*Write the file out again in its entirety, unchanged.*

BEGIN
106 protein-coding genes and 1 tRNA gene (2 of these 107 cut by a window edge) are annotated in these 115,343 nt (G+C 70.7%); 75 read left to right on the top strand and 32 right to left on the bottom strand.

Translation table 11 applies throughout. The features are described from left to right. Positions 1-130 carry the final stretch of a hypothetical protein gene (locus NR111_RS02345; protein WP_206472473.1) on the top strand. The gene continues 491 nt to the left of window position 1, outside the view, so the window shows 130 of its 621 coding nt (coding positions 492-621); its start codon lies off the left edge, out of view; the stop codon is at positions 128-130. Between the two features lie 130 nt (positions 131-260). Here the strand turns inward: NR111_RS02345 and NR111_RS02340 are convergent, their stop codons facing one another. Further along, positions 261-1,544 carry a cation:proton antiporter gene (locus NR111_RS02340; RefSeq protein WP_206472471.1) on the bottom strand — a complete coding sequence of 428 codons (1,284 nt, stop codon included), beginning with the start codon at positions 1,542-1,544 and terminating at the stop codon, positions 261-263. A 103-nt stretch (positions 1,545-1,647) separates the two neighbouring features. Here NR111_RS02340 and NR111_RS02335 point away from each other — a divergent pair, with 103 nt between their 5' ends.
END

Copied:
106 protein-coding genes and 1 tRNA gene (2 of these 107 cut by a window edge) are annotated in these 115,343 nt (G+C 70.7%); 75 read left to right on the top strand and 32 right to left on the bottom strand.

Translation table 11 applies throughout. The features are described from left to right. Positions 1-130 carry the final stretch of a hypothetical protein gene (locus NR111_RS02345; protein WP_206472473.1) on the top strand. The gene continues 491 nt to the left of window position 1, outside the view, so the window shows 130 of its 621 coding nt (coding positions 492-621); its start codon lies off the left edge, out of view; the stop codon is at positions 128-130. Between the two features lie 130 nt (positions 131-260). Here the strand turns inward: NR111_RS02345 and NR111_RS02340 are convergent, their stop codons facing one another. Further along, positions 261-1,544 carry a cation:proton antiporter gene (locus NR111_RS02340; RefSeq protein WP_206472471.1) on the bottom strand — a complete coding sequence of 428 codons (1,284 nt, stop codon included), beginning with the start codon at positions 1,542-1,544 and terminating at the stop codon, positions 261-263. A 103-nt stretch (positions 1,545-1,647) separates the two neighbouring features. Here NR111_RS02340 and NR111_RS02335 point away from each other — a divergent pair, with 103 nt between their 5' ends.